Deal protection and margin pressure are the biggest complaints he hears from partners, Soderlund told CRN at the time.

"Traditionally, you can go out there and promise high margins, but due to competitive pressures … they're dragged down into single digits," Soderlund said. "Most resellers would say you can't run a healthy business on single-digit margins."

Jeff Facer, CEO of Area-Wide Technologies, a Champaign, Ill.-based solution provider, said his company came to Certeon based on how the aCelera platform fit in with Dell-owned EqualLogic storage. Specifically, Area-Wide uses Certeon's aCelera to optimize SAN replication and disaster recovery with EqualLogic SAN.

"I've never had a vendor in all my years doing this that will pay you a margin if you brought the person to the dance but the person didn't end up dancing with you," Facer said. "That is an extremely unique program that no vendor in any IT market we work in offers. So far, they've sot behind everything they said they're going to do."

Many of Facer's clients are banks or other distributed businesses that have several branches but aren't looking to invest in pricey distributed infrastructure and can't afford more bandwidth and business connectivity than they already have.

"It's turned these slow WAN links to a point where we can do almost anything we want," Facer said. "And we can tell them they don't have to buy five more T1 lines but we can do centralized e-mail storage and business continuity."

Next: Virtually Yours?

Hipskind Technology Solutions Group, a Hinsdale, Ill.-based solution provider, also came to Certeon while seeking WAN optimization complements for its EqualLogic business. Wally Lang, Hipskind's general manager, said adding Certeon to many of the storage-led deployment Hipskind does with EqualLogic has opened up more market opportunities for Hipskind, particularly in the midmarket.

"It's not a physical rip-and-replace upgrade -- it's virtualization-based -- and it's pretty straightforward," he said.

As the price of bandwidth connectivity comes down, businesses of smaller and smaller size are able to move much more data around using that connectivity, Lang said. That means that WAN optimization and acceleration technologies are no longer sought only by large enterprises -- it's small and midmarket businesses that are consuming more of their IT as-a-service and able to afford things like disaster recovery and business continuity products.

Lang said that a vendor like Certeon is right to design its program specifically with VAR profitability in mind given how competitive the WAN op space is.

"The guaranteed margin is really unlike any others I've seen because you just don't get guaranteed a big margin that's going to be healthy for a VAR," he said.

Along with Certeon and a host of other competitors, solution providers have also embraced Silver Peak Networks, which is growing its sales behind a 100 percent channel-only strategy.

Silver Peak, currently embroiled with Riverbed in a patent dispute, still does about 80 percent of its WAN optimization revenue in physical devices, but sees that balance shifting to 50 percent physical and 50 percent virtual products as early as next year, said Larry Cormier, senior vice president of worldwide marketing.

"Virtual appliances make it easier for us to dial up the amount of performance a customer wants," Cormier told CRN. "A lot of competitors still claim that a physical appliance will always outperform a virtual appliance, but we're all riding Moore's Law. You can always throw more cores at it to do more de-duplication, or throw more storage at it."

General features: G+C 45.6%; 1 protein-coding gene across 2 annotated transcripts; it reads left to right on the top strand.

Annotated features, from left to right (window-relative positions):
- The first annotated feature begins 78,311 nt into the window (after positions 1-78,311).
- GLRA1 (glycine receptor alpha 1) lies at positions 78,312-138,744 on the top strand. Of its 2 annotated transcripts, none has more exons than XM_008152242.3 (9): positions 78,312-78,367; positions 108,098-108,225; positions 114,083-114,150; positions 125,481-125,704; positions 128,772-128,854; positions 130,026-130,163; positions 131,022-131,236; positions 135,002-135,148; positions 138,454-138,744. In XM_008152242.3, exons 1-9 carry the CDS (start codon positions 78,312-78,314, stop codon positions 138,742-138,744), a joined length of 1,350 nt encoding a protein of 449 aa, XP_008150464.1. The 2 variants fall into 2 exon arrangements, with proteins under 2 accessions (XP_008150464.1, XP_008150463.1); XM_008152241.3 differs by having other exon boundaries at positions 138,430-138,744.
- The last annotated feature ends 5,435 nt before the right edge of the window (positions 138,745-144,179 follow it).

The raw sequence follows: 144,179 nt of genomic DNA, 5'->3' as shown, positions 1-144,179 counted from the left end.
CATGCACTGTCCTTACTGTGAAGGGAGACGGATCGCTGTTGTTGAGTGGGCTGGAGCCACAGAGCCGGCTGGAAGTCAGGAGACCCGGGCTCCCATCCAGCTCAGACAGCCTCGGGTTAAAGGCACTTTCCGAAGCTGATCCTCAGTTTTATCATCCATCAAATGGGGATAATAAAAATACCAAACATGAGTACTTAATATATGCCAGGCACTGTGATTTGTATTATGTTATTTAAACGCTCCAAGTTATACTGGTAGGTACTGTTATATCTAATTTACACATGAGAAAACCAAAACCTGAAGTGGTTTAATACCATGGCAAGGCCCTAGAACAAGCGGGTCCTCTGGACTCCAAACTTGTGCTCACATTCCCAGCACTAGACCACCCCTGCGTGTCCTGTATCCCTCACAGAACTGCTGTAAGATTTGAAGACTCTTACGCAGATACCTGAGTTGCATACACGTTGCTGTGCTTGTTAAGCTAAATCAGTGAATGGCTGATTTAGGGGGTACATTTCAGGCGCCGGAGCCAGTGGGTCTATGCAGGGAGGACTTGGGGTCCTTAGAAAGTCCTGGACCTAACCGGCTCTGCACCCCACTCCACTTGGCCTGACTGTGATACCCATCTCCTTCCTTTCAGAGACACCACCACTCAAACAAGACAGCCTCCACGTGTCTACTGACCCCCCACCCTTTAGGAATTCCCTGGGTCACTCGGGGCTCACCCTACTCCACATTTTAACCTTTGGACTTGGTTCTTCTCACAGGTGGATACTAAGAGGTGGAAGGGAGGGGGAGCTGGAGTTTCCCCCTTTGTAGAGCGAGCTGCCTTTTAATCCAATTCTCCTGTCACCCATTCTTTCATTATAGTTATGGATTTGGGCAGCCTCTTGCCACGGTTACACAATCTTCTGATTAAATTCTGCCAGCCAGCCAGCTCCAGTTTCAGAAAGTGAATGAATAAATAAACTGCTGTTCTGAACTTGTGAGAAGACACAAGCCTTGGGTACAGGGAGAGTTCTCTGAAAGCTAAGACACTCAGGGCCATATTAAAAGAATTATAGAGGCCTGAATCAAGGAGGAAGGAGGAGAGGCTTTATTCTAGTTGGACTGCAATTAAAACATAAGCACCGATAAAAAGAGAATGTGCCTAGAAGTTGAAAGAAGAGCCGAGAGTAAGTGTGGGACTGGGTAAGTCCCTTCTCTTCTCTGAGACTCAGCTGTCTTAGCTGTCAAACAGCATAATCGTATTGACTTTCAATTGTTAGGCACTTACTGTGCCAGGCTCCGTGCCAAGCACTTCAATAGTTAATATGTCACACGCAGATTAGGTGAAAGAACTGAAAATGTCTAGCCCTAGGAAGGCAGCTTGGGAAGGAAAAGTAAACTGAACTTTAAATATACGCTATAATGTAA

Silver Peak in mid-July launched a new WAN optimization platform, the Virtual Acceleration Open Architecture (VXOA), which adds a software development kit, API and flexible pricing options to its existing NX, VX and VRX Wan optimization products. The goal, according to Silver Peak, is to make its WAN optimization tools a lot more flexible with third party servers, blades, storage arrays and routers to fit comfortably in virtualized environments.

VXOA is offered as subscription, pay-as-you-go licensing starting at $1,600 for one year, as well as an investment protection option where customers pay the difference between smaller and larger licenses -- rather than the full larger-license fee -- as they upgrade their appliances.

Next: WAN Optimization In The Cloud

In an April report, Gartner said the overall size of the WAN op market will grow tenfold over the next five years as cloud-based WAN optimization and acceleration come to the fore, and vendors push WAN op platforms that aren't tied to hardware appliances.

"Vendors are developing innovative approaches that make the deployment of cloud-based communications and networking services more secure, reliable and efficient," Gartner wrote. "Organizations with globally distributed locations should consider WAN optimization services to eliminate the need for distributed WAN optimization appliances."

One of the startup companies looking to catch that wave is Aryaka, a Milpitas, Calif.-based WAN op vendor that bagged $15 million in Series B funding in June. Founded in 2008 by several Speedera and Akamai alumni, Aryaka's hook is that it uses proxy servers, redundancy removal and other techniques over its own private network to power a WAN optimization service managed by 25 globally distributed points of presence.

According to Aryaka, its WAN optimization platform can offer less than 20 millisecond latency for 90 percent of the world's business Internet users, and it has begun opening up the platform for sale, as a cloud-based service, through VARs, referral agents, service provider and IaaS providers, as well as other vendors.

"The market penetration for WAN optimization is only about 5 percent -- only about 300,000 boxes," said Ajit Gupta, Aryaka's founder and CEO, in a June interview with CRN. "We want to work with people who can see the future and who we don't have to convince this is the way to sell WAN optimization."

As cloud computing and mobility shift the paradigms in IT, solution providers will need to position WAN optimization in terms of not only cost-savings, but also flexibility, VARs say.

"I don't think people realize how much it can touch so many different things," Pluto Networks' Chaffin said. "We aren't yet seeing much WAN acceleration in handheld phones and on tablets, but think of how many different things there are that could have a client on them."

The transformation of solution providers' WAN optimization technology practices will need to respond in kind, the vendors say.

"They are building distinct practices around WAN optimization -- the demand is out there," said Riverbed's Rouda. "It's a distinct technology now, which is not the same as saying it's a commoditzed technology. It's an enabler for a lot of different types of approaches. We can help them sell more storage, or virtual machines, or access to applications. Look at it from a solutions point of view, and it's a key enabling technology."